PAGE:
The very road he traveled was different beyond recognition. Trees were in different places, there was even a park that he did remember. Everywhere buildings and even most houses were different. Even street names had changed. It was like he had never been here before.
Hunter felt his heart beginning to beat rapidly, his breathing became short and rapid. He felt panic, though a seasoned warrior. A throbbing panic gripped his entire being.
This had been his home, but he did not know it!
Hunter stared around at the unfamiliar surroundings. "Yeah, I'm alright. Just a little nervous." He lied.
Crandell nodded, and then shook his head in the darkness.
And then something familiar finally fixed in Hunter's haunted eyes.
"Slow down, yes, yes, there, over there, take that street," Hunter pointed out. The rising excitement in his voice could not be mistaken. "What time is it? I mean what time is it here?"
Crandell looked at his wrist.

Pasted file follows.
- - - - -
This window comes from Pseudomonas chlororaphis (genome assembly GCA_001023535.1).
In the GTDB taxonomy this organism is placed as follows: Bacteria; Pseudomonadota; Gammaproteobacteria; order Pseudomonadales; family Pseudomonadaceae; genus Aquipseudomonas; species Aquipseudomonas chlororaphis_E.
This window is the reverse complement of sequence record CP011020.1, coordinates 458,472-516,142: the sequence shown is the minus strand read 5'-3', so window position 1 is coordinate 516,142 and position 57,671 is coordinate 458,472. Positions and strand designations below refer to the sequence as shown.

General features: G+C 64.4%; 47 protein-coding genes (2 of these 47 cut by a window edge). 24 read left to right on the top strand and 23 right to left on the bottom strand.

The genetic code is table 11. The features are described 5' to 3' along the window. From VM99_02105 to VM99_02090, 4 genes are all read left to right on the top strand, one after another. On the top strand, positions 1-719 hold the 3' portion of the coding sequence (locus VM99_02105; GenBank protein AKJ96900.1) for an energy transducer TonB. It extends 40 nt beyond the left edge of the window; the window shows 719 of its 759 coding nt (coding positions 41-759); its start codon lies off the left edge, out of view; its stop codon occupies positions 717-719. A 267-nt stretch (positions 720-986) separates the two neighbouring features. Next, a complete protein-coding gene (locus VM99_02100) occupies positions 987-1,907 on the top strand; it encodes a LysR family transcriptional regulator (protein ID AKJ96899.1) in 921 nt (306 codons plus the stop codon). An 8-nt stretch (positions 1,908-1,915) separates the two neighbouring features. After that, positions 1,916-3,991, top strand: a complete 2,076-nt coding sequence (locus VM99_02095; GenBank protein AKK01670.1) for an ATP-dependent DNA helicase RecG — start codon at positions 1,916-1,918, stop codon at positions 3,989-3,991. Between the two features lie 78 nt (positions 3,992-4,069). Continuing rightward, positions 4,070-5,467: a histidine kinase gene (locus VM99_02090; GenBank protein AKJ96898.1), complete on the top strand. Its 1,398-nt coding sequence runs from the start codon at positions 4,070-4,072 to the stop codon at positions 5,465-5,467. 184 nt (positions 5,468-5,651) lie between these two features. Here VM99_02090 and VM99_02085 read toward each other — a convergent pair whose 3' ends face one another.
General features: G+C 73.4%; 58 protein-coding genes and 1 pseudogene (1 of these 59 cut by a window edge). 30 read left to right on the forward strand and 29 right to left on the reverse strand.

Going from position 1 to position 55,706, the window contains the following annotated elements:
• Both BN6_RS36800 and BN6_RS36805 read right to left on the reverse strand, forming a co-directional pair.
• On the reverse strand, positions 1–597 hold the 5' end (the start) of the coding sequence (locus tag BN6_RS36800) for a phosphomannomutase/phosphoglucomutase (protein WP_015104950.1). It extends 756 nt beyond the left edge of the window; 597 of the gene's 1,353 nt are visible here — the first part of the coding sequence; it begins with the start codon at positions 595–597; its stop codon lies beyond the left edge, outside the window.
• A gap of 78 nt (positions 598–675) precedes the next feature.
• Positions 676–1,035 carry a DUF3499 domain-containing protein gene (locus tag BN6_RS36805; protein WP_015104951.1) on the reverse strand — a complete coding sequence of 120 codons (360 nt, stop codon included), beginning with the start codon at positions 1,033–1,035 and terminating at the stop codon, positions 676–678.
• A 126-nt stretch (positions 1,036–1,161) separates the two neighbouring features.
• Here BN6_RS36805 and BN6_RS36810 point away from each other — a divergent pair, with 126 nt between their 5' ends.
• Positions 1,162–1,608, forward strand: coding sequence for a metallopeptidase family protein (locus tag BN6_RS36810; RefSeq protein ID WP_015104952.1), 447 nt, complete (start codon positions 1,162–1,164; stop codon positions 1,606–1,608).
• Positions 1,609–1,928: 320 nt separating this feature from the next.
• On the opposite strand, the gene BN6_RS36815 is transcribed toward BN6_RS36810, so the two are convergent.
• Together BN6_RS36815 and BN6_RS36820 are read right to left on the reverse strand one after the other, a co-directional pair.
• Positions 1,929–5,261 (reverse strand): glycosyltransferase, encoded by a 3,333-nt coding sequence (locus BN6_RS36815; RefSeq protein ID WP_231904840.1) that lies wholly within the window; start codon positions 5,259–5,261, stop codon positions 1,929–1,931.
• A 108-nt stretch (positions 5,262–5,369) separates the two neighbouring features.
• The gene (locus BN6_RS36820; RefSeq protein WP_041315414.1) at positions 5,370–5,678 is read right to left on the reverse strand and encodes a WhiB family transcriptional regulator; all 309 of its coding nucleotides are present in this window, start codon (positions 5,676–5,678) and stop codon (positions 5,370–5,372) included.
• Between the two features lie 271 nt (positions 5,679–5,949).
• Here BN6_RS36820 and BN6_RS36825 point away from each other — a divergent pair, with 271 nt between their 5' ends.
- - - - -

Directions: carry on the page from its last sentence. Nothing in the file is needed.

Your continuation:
"After ten p.m."
"It's getting late. She might be sleeping. Or..." Hunter's words trailed off. "Wait, pull off here."
Crandell pulled off of the road. Nothing but woods stretched into the darkness to their left. Hunter literally jumped from the car, with Crandell close behind.
"There's a trail somewhere...here!" His beam of light found the leafy path.
The two men stumbled through the darkened forest. Leaves and branches crunched under their running feet.
"You're sure this is right after all..." Crandell began.
Hunter stopped suddenly, raising his hand. The trees came to an end. Just ahead was a house. A large house. Between them and it were the bushes and flowers of a well kept garden. The silvery light of the full moon barely revealed the beauty of it's walks and paths. In the center some as yet unseen fountain gurgled forth it's crystal clear contents.
"It is the same," Hunter whispered in relief. And then his heart missed a beat. There, coming from between two trees, was a ghostly figure. A flowing white gown seemed to drape the feminine form that walked slowly along the dimly lit garden path.
Hunter's breath became fast and uneven. His heart felt as though it would leap out of his chest!